Diary and notebook, 22 May-28 Jun 1846
Reference Number: MS-1216. Object #1030726
Inside front cover McLean has written 'No 2 journal book Wanganui land claims carried on from book 1 Friday 22 May 1846'.The diary contains entries from 22 May to 28 June 1846, and continues from MS-1215. The entries describe the ongoing negotiations with Wanganui Maori to finalise the 1844 New Zealand Company land grant, up until negotiations were broken off by his superiors, against McLean's wishes. The remainder of the diary recounts his journey through the Maori settlements and mission stations on the coast back to New Plymouth.At the back of the volume are notes on Maori history and traditions of the Wanganui and Taupo regions, examples of Maori poetry, a list of chiefs of the settlements between Wanganui and New Plymouth, stories of origin and the names of stars.
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1846. LAND CLAIMS.
Friday May 22nd, 1846.
Started from Upoko Ngaro after having had a satisfactory conversation with the natives there. Tamati Waka, the first of that tribe baptised, is a quiet looking old chief; but the principal person there is an active looking young man, named or christened Taimihana.
Arrived at the Hotel about 12 a.m. Met Mr. Symonds, Dr. Wilson, and Captain Campbell. A great sensation was caused by Mawai's claim being considered exorbitant; and uncalled for reflections on the Revd. R. Taylor, who was alleged unjustly, I can maintain to have encouraged the extravagant demands of this native. A public Meeting was held protesting against the claim, when a vote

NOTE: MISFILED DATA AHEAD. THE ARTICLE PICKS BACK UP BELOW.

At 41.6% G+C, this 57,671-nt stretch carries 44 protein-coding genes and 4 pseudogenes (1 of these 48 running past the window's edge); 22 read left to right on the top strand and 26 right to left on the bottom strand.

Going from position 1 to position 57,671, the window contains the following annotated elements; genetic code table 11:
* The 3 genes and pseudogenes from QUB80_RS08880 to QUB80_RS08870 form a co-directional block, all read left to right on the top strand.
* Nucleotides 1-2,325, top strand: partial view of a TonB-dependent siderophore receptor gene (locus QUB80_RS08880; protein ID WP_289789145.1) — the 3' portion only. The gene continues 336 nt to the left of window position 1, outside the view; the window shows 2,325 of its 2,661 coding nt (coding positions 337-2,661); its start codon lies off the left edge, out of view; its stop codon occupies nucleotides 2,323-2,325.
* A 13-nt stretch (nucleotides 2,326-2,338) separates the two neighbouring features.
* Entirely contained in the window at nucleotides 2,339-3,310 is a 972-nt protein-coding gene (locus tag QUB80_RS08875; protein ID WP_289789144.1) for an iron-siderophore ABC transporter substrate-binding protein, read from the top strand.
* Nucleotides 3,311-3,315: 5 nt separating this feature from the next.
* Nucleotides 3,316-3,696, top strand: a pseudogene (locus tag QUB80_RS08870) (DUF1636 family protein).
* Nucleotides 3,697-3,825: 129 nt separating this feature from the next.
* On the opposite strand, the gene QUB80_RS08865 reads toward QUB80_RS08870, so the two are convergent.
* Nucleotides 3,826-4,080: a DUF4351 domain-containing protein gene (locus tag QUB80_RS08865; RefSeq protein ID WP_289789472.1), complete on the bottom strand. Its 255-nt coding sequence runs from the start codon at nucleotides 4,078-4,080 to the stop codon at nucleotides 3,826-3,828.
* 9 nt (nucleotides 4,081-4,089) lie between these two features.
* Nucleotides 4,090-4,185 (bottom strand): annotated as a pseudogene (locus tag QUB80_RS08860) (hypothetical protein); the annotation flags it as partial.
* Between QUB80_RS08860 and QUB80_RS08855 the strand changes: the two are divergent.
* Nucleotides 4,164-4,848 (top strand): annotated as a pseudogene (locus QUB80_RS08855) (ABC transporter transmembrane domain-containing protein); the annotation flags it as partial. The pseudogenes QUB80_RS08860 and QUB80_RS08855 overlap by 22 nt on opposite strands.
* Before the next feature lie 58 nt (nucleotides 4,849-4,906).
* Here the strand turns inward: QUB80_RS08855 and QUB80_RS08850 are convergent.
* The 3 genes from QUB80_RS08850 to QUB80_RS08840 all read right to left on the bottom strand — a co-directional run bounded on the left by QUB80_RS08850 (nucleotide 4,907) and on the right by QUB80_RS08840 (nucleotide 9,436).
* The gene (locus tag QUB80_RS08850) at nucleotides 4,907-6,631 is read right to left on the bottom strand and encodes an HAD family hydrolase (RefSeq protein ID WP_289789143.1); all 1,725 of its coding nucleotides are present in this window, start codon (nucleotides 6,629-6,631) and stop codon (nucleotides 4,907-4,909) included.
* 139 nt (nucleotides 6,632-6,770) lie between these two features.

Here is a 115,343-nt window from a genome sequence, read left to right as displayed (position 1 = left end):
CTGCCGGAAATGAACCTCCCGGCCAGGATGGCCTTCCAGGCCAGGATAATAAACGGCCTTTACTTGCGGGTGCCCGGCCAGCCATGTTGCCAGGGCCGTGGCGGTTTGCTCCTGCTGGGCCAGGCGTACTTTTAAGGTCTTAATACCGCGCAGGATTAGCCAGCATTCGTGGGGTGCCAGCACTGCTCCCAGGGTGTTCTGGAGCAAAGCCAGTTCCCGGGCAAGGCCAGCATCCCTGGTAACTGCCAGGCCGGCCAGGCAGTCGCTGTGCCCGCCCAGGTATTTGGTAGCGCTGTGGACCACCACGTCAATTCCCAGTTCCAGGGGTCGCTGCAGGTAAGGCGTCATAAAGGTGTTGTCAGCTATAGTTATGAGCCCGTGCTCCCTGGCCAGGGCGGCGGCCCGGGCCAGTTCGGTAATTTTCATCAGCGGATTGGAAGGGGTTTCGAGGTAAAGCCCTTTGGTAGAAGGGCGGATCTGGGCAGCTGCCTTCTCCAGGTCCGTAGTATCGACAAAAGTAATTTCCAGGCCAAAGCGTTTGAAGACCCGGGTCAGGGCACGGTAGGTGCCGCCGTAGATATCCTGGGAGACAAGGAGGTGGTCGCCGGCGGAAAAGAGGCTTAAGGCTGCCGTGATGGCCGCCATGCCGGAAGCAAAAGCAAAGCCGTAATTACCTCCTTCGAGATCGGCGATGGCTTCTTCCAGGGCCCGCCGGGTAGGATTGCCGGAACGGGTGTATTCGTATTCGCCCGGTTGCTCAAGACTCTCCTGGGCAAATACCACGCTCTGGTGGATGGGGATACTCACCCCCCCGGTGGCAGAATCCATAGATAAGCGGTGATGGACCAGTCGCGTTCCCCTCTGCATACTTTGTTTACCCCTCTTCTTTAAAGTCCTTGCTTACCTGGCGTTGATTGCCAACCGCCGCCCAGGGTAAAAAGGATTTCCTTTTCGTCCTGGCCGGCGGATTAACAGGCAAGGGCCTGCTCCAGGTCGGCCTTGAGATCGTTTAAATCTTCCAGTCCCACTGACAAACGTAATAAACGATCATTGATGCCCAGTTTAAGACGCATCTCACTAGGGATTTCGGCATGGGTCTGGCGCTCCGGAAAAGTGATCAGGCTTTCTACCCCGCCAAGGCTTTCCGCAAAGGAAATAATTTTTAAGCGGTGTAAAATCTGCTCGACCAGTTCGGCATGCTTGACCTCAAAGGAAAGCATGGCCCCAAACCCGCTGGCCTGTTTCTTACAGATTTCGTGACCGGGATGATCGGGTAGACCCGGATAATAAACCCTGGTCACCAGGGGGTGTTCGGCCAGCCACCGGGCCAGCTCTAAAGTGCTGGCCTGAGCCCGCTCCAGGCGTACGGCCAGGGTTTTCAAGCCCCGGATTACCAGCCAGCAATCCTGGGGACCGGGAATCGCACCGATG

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of thanks was proposed by Captain Campbell, and seconded by Mr. Harrison, to Mr. Symonds and myself, for our endeavours to bring about an amicable settlement. I believe this was unanimously carried. Dr. Wilson was Chairman. The sensation this caused has had a good effect on the natives. An invitation to go in the evening to Captain Campbell's, but declined, feeling fatigued after a journey up the river.
Emutu Pakero's son, who intends to go with me to Join the Police Force at Taranaki, is an influential young man. I have given him some clothing, and hope he may turn out well. I can already perceive my taking him with me will have, as it already has had, a good effect on him as well as all the tribe.
Saturday 23rd. May 1846.
In the morning crossed to Putiki with Mr. Symonds and Willis, who, both of them, went out with Mawai to alter a boundary line, that Chief agreeing to give up some of the land he wished reserved.
I remained at Mr. Taylor's to dinner, and afterwards intended, by request of Mr. Symonds, to go to see the natives on Mr. Bell's section, who came to the Hotel in a body, and saved me the trouble of going over to see them. I told them they must give their claim up